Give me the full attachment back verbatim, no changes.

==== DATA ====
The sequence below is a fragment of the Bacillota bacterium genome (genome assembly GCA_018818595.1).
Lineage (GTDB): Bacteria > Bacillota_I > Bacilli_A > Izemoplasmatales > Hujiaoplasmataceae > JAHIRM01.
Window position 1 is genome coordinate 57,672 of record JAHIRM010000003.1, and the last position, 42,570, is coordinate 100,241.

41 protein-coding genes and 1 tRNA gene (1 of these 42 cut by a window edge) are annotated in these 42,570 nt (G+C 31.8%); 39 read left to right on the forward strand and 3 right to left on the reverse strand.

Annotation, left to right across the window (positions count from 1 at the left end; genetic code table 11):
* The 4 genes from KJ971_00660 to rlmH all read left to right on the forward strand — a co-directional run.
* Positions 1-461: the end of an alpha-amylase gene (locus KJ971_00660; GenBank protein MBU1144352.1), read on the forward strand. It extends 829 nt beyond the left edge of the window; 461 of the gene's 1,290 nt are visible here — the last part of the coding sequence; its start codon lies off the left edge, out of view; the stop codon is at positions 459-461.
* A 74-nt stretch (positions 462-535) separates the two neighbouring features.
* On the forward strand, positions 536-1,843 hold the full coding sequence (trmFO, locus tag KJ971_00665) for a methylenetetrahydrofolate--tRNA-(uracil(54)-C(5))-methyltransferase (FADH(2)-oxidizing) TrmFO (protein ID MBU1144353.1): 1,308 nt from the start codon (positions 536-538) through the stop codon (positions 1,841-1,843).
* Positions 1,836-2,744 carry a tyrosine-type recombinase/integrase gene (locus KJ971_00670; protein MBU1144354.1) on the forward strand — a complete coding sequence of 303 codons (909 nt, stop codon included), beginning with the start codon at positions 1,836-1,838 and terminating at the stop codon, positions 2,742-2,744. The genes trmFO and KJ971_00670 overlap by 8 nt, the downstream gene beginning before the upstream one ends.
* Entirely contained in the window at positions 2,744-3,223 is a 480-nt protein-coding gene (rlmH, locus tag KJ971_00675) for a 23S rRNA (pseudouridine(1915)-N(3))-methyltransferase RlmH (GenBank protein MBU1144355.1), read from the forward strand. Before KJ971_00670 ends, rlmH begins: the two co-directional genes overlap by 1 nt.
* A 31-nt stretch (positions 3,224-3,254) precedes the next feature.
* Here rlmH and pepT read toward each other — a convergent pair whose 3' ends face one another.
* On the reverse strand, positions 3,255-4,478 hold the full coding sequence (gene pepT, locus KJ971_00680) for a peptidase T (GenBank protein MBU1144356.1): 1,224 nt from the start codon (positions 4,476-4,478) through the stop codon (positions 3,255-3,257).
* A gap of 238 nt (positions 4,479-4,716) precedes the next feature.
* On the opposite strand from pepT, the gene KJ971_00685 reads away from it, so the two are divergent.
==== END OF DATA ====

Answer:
The sequence below is a fragment of the Bacillota bacterium genome (genome assembly GCA_018818595.1).
Lineage (GTDB): Bacteria > Bacillota_I > Bacilli_A > Izemoplasmatales > Hujiaoplasmataceae > JAHIRM01.
Window position 1 is genome coordinate 57,672 of record JAHIRM010000003.1, and the last position, 42,570, is coordinate 100,241.

41 protein-coding genes and 1 tRNA gene (1 of these 42 cut by a window edge) are annotated in these 42,570 nt (G+C 31.8%); 39 read left to right on the forward strand and 3 right to left on the reverse strand.

Annotation, left to right across the window (positions count from 1 at the left end; genetic code table 11):
* The 4 genes from KJ971_00660 to rlmH all read left to right on the forward strand — a co-directional run.
* Positions 1-461: the end of an alpha-amylase gene (locus KJ971_00660; GenBank protein MBU1144352.1), read on the forward strand. It extends 829 nt beyond the left edge of the window; 461 of the gene's 1,290 nt are visible here — the last part of the coding sequence; its start codon lies off the left edge, out of view; the stop codon is at positions 459-461.
* A 74-nt stretch (positions 462-535) separates the two neighbouring features.
* On the forward strand, positions 536-1,843 hold the full coding sequence (trmFO, locus tag KJ971_00665) for a methylenetetrahydrofolate--tRNA-(uracil(54)-C(5))-methyltransferase (FADH(2)-oxidizing) TrmFO (protein ID MBU1144353.1): 1,308 nt from the start codon (positions 536-538) through the stop codon (positions 1,841-1,843).
* Positions 1,836-2,744 carry a tyrosine-type recombinase/integrase gene (locus KJ971_00670; protein MBU1144354.1) on the forward strand — a complete coding sequence of 303 codons (909 nt, stop codon included), beginning with the start codon at positions 1,836-1,838 and terminating at the stop codon, positions 2,742-2,744. The genes trmFO and KJ971_00670 overlap by 8 nt, the downstream gene beginning before the upstream one ends.
* Entirely contained in the window at positions 2,744-3,223 is a 480-nt protein-coding gene (rlmH, locus tag KJ971_00675) for a 23S rRNA (pseudouridine(1915)-N(3))-methyltransferase RlmH (GenBank protein MBU1144355.1), read from the forward strand. Before KJ971_00670 ends, rlmH begins: the two co-directional genes overlap by 1 nt.
* A 31-nt stretch (positions 3,224-3,254) precedes the next feature.
* Here rlmH and pepT read toward each other — a convergent pair whose 3' ends face one another.
* On the reverse strand, positions 3,255-4,478 hold the full coding sequence (gene pepT, locus KJ971_00680) for a peptidase T (GenBank protein MBU1144356.1): 1,224 nt from the start codon (positions 4,476-4,478) through the stop codon (positions 3,255-3,257).
* A gap of 238 nt (positions 4,479-4,716) precedes the next feature.
* On the opposite strand from pepT, the gene KJ971_00685 reads away from it, so the two are divergent.